DVC7 - Bruce Foreman - Lucky One at DVinfo.net

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Old December 27th, 2006, 01:22 PM   #1
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DVC7 - Bruce Foreman - Lucky One

Sorry, Bruce, but I had to start the thread for you.

First, thanks for letting me steal your idea for my film... :) :)

I think if we combined your Grampa with my Tank and put our films together, we might really have something! :)

Nice job with the edit. I liked the dissolves between the old man in the helmet and the young man. The lighting on the young man with the helmet was nice also. I'm sure you know that some of the effects looked a little bit like random explosions in space, but whadya gonna do, right? :)

Bill
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Old December 27th, 2006, 01:43 PM   #2
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Cut Right To My Heart!

The music set the mood well for the subject matter and your film gave me an even deeper appreciation for our servicemen, past and present. I loved how you suggested the loneliness and terror of combat in a simple but very effective way. Thank you.
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Old December 27th, 2006, 02:09 PM   #3
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Quote:
Originally Posted by Hugh DiMauro
your film gave me an even deeper appreciation for our servicemen, past and present.
Yes! Very much so. Thank you for this understated, yet sweet tribute, Bruce.

Loved the closeup of the chopper with the flag fluttering in the background. :)
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Old December 27th, 2006, 02:25 PM   #4
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Hi Bruce

This was a very nice short and a great reminder to me, of all that our service men and women have done for us. Thank you.

I liked your "gratitude" approach to this short too.

There was a shakey pan towards the end but nothing major. You had some brilliant editing transitions at the beginning which worked very well. I liked the lighting you did on the young soldier too.

Care to share how you did the explosions?

Best wishes~
Bradley
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Old December 27th, 2006, 02:50 PM   #5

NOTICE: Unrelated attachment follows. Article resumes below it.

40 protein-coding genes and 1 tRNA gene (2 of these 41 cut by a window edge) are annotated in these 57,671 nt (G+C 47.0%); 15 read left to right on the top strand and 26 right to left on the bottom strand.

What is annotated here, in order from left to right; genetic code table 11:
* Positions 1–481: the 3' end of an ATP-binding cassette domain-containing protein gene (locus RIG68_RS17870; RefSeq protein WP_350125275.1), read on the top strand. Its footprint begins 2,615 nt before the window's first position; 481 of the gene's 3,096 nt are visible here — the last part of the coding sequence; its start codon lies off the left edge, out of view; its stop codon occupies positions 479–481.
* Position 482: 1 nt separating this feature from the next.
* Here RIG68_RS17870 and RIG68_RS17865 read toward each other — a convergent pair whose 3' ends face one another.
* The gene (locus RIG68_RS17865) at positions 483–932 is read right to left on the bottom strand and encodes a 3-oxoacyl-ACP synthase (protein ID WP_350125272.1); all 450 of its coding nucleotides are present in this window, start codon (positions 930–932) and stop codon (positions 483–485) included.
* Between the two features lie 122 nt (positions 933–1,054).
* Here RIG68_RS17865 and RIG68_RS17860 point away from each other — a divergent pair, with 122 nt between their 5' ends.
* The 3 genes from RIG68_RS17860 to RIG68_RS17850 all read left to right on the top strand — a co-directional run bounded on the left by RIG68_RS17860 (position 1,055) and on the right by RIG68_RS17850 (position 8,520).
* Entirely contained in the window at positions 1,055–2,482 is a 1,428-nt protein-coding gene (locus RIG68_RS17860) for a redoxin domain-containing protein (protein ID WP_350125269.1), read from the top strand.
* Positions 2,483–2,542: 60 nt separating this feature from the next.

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I really liked the transition between old and young, or present and past. I also liked the location of the shoot with the chopper.

Nice work.

Mike
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Old December 27th, 2006, 03:02 PM   #6
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Definately a feel gratefull short. transitions like everyone has said were good. You just need to restrain yourself from looking at the camera LCD screen, hahaha. I really like the end myself. I thought it was heartfelt and tugged at the strings. good job.
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Old December 27th, 2006, 04:13 PM   #7
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Well done! The music complemented the story very well, and I'm surprised to hear something so good coming out of SmartSound. I never thought it could do that good a job, but maybe I just haven't given it enough of a chance yet.

That music, combined particularly with the shot of the helicopter (beautiful shot, by the way, I can't get over how great it looks) really got to me. Sounds kind of cheesy for me to say that, but it's true. I try to be respectful of servicemen as it is, but to hear directly from someone who was there is different; makes me appreciate them even more.

Good show, and congratulations on your first DVC!
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Old December 29th, 2006, 02:41 PM   #8
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I really liked how you represented the younger soldier's experiences in Vietnam...it was so simple (black background with sudden bright loud explosions), but it really captured the darkness and the fear of the situation! Very nice!